A plaque remaining from the Big Apple Night Club at West 135th Street and Seventh Avenue in Harlem.

Above, a 1934 plaque from the Big Apple Night Club at West 135th Street and Seventh Avenue in Harlem. Discarded as trash in 2006.

Recent entries:
“Pinterest is Instagram for moms” (11/17)
“How did the Mayflower show that it liked America?"/"It hugged the shore.” (11/17)
Entry forthcoming—B.P. (11/17)
Entry forthcoming—B.P. (11/17)
Entry forthcoming—B.P. (11/17)
More new entries...

A  B  C  D  E  F  G  H  I  J  K  L  M  N  O  P  Q  R  S  T  U  V  W  X  Y  Z


Entry from January 25, 2017
“Intoxicated, adj.: When you feel sophisticated without being able to pronounce it”

"Drunk is when you feel sophisticated, but can’t pronounce it” is a jocular drinking saying that has been printed on many images. “You’re drunk when you feel sophisticated and can’t pronounce it” was published in the New York City humor magazine The Judge in 1937.

A different phrasing was published in a 1938 newspaper:

Chief: “Define intoxication.”
Sailor: There are two definitions. One, to feel sophisticated and not be able to pronounce it. Two, to feel single and see double.”



Google Books
The Judge
Volumes 112-113
1937
Pg. 98:
“Simile: As easy as falling off a water wagon,” “There’s no fool like an oiled fool,” and “You’re drunk when you feel sophisticated and can’t pronounce it.”

8 April 1937, The Indian Journal (Eufaula, OK), “Pete’s Paraghaphs!” by Walter Fears, pg. 7, col. 4:
From that same publication (The Judge—ed.) I learned that “You’re drunk when you feel sophisticated and can’t pronounce it.”

Old Fulton NY Post Cards
8 December 1938, Olivet (MI) Optic, pg. 5, col. 6:
Chief: “Define intoxication.”
Sailor: There are two definitions. One, to feel sophisticated and not be able to pronounce it. Two, to feel single and see double.”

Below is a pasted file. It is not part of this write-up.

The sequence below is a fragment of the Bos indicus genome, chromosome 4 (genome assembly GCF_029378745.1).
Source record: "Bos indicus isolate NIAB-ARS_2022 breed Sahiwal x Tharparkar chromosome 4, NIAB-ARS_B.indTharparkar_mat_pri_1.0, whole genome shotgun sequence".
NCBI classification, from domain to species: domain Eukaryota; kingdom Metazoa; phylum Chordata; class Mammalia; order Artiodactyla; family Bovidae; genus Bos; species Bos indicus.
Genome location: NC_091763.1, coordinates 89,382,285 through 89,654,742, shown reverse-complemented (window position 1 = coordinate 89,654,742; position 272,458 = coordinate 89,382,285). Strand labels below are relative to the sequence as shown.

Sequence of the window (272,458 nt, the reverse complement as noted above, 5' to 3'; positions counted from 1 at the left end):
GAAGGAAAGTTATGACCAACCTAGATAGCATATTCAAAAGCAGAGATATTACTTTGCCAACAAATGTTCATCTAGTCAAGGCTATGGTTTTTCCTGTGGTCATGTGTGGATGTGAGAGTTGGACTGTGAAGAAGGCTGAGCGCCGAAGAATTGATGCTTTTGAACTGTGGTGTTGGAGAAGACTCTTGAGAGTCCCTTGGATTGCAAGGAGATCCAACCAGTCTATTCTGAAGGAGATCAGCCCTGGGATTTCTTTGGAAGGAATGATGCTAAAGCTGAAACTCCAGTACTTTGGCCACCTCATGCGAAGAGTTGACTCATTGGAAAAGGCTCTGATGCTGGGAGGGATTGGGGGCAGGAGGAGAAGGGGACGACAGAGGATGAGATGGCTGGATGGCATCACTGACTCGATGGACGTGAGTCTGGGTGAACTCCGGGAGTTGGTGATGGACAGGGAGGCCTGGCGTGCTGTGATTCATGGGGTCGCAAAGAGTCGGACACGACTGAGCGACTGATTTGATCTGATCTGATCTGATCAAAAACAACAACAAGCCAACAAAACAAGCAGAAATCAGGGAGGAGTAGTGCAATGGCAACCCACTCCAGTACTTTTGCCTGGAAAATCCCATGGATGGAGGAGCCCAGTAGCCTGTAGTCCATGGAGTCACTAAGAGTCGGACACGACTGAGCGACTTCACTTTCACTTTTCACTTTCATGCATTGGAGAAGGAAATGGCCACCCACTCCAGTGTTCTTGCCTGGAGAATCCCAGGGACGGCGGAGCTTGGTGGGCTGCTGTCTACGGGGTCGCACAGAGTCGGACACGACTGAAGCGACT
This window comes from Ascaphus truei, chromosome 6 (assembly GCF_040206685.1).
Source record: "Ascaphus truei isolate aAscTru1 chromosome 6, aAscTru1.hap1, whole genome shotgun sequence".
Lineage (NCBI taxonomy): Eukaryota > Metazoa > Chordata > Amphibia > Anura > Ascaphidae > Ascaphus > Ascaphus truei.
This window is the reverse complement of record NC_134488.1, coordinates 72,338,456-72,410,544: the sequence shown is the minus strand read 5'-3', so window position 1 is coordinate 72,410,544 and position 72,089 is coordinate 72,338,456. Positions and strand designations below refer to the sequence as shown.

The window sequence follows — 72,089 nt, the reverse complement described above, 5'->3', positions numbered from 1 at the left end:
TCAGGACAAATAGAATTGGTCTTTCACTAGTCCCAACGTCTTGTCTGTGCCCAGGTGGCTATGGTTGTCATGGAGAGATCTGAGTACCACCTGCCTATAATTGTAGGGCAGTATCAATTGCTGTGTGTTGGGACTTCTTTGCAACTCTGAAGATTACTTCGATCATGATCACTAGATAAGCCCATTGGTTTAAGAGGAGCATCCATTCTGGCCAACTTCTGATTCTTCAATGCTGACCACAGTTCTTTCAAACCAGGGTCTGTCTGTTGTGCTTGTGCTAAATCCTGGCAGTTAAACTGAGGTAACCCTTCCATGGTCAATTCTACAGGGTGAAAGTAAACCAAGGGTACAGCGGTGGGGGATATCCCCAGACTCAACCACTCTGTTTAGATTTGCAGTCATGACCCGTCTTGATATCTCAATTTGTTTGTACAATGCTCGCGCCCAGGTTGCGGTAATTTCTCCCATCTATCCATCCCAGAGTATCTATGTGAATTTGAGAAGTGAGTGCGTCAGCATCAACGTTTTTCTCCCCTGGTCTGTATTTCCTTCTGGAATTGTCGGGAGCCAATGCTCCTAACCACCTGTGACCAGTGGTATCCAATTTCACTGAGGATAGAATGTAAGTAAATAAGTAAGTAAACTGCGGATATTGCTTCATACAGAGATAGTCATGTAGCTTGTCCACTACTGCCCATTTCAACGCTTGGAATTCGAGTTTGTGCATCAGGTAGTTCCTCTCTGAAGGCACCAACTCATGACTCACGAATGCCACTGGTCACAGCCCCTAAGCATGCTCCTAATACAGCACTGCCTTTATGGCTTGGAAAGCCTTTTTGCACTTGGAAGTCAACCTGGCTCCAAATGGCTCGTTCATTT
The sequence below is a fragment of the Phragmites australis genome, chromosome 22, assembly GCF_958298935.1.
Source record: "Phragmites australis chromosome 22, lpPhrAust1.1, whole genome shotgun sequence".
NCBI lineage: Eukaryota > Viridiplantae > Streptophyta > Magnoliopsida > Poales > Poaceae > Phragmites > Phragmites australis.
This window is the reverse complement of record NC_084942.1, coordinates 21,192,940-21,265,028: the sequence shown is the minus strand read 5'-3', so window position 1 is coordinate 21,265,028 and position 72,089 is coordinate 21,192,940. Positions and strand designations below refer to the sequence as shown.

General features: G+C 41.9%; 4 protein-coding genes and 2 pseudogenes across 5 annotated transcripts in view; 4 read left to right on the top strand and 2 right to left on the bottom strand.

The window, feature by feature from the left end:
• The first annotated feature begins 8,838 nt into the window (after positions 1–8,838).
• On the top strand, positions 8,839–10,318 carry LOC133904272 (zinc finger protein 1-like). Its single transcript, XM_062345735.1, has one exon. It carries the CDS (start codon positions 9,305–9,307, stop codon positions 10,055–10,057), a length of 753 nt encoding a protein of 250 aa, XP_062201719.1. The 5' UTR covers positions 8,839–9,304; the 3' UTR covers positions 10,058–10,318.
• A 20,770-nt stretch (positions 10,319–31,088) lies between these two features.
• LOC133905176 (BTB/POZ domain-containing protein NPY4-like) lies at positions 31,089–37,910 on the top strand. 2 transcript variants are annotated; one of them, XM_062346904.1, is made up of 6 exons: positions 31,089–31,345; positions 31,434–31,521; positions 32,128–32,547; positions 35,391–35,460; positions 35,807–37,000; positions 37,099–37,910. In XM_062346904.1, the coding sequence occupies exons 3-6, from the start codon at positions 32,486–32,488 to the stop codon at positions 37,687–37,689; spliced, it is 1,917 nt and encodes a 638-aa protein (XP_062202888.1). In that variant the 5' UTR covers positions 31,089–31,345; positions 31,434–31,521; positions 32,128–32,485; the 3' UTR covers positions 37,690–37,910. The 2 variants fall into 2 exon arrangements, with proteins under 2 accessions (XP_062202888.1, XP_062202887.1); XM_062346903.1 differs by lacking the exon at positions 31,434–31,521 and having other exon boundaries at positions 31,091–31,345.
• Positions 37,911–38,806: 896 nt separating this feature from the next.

Chief: “Master-at-Arms! take him away.”

Old Fulton NY Post Cards
4 November 1943, Phelps (NY) Citizen-Echo, Walter Winchell entertainment column, pg. 3, col. 1:
Anon’s definition of intoxicated: To feel sophisticated and not be able to pronounce it.

Old Fulton NY Post Cards
27 October 1949, Kingston (NY) Daily Freeman, “Office Cat” by Junius, pg. 6, col. 1:
A definition of intoxication: To feel sophisticated, and not be able to pronounce it.

26 November 1950, Bellingham (WA) Herald, “Today’s Chuckle,” pg. 1, col. 8:
You’ve had too many highballs when you feel sophisticated and can’t pronounce it.
--Expanding Circle.

Google Books
The Omnibus of Fun
By Helen Eisenberg and Larry Eisenberg
New York, NY: Association Press
1956
Pg. 204:
INTOXICATION. When you feel sophisticated but can’t pronounce it.

Google Books
Drifting Twigs
BY Dalton E. Brady
New York, NY: Comet Press Books
1958
Pg. 165:
You are drunk when you feel sophisticated and are not able to pronounce it.

4 September 1959, Newsday (Long Island, NY), “It Happened Last Night” by Earl Wilson, pg. 4C, col. 3:
Take, for example, the oldie, “You’ve had enough to drink when you feel sophisticated and can’t pronounce it.” Who said that? Well, about 50 comedians, according to the newspaper files.

19 March 1964, The State (Columbia, SC), “Bob Talbert At Large,” pg. 1-B, col. 1:
The best test for intoxication is when you feel sophisticated but can’t pronounce it.

Google Books
Henny Youngman’s Bar Bets, Bar Jokes, Bar Tricks
BY Henny Youngman
New York, NY: Wings Books
1994
Pg. 128:
You’re drunk when you feel sophisticated and can’t pronounce it.

Google Books
20,000 Quips & Quotes
By Evan Esar
New York, NY: Barnes & Noble Books
1995, ©1968
Pg. 753:
You have had enough to drink when you feel sophisticated and cannot pronounce it.

Twitter
Fortune Tweets
‏@fortunetweet
intoxicated, adj.:
When you feel sophisticated without being able to pronounce it.
10:00 PM - 5 Feb 2008

Twitter
Emily
‏@ThatEmilyLady
Drunk is when you feel sophisticated but you can’t pronounce it.
3:19 AM - 28 Aug 2009

Google Books
The Mammoth Book of One-Liners
Edited by Geoff Tibballs
London: Constable & Robinson Ltd
2012
Pg. ?:
You know you’re drunk when you feel sophisticated but can’t pronounce it. 

Posted by Barry Popik
New York CityFood/Drink • Wednesday, January 25, 2017 • Permalink